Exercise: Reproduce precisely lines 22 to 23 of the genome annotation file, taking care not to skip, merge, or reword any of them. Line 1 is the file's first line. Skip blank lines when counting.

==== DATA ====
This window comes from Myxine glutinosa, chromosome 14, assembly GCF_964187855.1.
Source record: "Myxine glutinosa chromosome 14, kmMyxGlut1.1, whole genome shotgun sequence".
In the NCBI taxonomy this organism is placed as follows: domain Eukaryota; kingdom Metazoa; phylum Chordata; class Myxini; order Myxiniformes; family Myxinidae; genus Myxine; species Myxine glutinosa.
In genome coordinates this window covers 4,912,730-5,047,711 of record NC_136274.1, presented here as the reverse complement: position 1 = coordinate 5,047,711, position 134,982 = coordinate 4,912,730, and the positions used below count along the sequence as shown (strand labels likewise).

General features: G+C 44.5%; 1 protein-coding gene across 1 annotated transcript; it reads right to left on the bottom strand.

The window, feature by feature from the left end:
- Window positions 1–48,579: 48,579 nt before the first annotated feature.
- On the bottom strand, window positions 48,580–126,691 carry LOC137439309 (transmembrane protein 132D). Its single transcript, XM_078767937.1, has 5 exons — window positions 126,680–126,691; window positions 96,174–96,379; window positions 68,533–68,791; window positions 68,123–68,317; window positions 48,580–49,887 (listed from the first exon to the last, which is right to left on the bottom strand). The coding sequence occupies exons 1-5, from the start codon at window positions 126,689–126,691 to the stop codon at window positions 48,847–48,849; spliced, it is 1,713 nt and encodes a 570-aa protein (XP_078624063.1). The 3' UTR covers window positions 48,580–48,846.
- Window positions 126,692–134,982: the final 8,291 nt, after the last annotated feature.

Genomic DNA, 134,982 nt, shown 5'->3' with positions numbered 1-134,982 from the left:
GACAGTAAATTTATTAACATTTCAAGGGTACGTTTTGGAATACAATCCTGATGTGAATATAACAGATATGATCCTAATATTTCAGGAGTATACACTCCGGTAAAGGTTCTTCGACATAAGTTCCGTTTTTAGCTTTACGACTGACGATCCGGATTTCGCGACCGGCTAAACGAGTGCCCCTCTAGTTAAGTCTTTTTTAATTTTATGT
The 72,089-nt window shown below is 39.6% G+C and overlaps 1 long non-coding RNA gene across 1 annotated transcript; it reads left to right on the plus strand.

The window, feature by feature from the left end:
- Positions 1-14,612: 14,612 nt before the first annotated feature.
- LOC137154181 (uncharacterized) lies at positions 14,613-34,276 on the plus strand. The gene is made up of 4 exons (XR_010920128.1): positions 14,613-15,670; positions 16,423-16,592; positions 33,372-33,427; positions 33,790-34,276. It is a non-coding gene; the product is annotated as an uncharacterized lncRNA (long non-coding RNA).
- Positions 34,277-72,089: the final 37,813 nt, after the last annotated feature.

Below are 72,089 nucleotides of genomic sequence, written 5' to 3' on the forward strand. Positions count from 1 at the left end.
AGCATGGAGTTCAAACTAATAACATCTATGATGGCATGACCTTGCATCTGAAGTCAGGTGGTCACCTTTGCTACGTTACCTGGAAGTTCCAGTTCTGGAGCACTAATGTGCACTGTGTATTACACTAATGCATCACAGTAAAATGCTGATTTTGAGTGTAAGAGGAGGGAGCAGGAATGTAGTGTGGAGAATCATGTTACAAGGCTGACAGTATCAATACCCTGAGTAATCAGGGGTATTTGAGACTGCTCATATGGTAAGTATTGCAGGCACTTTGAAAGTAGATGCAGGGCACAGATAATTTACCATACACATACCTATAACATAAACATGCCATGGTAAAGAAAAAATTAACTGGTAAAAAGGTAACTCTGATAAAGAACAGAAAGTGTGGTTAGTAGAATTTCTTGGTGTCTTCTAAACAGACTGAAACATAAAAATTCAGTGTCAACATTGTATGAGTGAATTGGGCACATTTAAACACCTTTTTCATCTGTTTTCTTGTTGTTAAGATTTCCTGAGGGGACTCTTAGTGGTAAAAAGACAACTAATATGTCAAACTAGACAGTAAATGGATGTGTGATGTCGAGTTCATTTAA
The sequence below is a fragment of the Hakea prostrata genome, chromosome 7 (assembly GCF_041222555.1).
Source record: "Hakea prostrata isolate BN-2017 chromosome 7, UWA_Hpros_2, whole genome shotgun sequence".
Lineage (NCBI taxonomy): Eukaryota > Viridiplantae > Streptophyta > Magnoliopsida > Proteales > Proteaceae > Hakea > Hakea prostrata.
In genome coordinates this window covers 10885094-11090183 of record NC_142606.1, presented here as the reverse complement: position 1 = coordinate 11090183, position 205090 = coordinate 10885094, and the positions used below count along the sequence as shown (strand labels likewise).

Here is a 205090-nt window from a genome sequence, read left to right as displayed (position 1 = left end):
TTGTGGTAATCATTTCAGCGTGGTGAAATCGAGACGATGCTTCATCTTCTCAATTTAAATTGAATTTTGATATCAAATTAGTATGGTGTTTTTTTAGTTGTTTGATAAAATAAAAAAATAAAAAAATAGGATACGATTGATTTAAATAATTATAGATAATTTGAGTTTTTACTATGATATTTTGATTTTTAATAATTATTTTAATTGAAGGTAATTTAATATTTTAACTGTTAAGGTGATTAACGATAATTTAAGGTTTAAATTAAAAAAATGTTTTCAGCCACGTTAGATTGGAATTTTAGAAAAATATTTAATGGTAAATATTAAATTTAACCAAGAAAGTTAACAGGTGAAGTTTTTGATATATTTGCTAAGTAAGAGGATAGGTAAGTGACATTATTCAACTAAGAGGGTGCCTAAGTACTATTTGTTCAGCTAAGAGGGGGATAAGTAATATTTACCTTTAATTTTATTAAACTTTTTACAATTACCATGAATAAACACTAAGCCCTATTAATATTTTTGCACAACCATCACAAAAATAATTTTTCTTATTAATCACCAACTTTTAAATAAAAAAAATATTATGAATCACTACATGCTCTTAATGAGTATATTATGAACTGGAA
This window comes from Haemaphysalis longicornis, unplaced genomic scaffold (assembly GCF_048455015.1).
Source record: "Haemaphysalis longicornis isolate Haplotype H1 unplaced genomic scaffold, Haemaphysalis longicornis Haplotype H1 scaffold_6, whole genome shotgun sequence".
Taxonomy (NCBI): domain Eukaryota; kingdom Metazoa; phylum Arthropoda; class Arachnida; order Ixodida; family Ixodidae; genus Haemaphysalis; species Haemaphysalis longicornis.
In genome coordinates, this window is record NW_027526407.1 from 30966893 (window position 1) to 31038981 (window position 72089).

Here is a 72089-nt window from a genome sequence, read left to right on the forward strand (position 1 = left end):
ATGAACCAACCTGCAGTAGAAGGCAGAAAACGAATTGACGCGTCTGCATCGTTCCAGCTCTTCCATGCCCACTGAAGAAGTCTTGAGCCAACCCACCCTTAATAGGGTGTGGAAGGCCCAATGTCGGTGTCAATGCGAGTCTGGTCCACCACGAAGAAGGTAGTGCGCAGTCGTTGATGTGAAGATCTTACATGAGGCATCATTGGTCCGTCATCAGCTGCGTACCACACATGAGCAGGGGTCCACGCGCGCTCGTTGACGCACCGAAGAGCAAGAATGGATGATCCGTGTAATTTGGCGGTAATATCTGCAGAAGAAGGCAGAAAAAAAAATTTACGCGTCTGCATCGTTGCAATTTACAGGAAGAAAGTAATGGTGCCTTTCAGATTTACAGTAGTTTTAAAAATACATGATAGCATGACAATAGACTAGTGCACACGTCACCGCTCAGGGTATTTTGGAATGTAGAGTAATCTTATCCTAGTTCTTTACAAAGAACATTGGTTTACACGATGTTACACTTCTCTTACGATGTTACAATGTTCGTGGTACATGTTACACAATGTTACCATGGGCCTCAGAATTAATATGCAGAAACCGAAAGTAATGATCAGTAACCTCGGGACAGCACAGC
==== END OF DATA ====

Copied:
In genome coordinates this window covers 10885094-11090183 of record NC_142606.1, presented here as the reverse complement: position 1 = coordinate 11090183, position 205090 = coordinate 10885094, and the positions used below count along the sequence as shown (strand labels likewise).

Here is a 205090-nt window from a genome sequence, read left to right as displayed (position 1 = left end):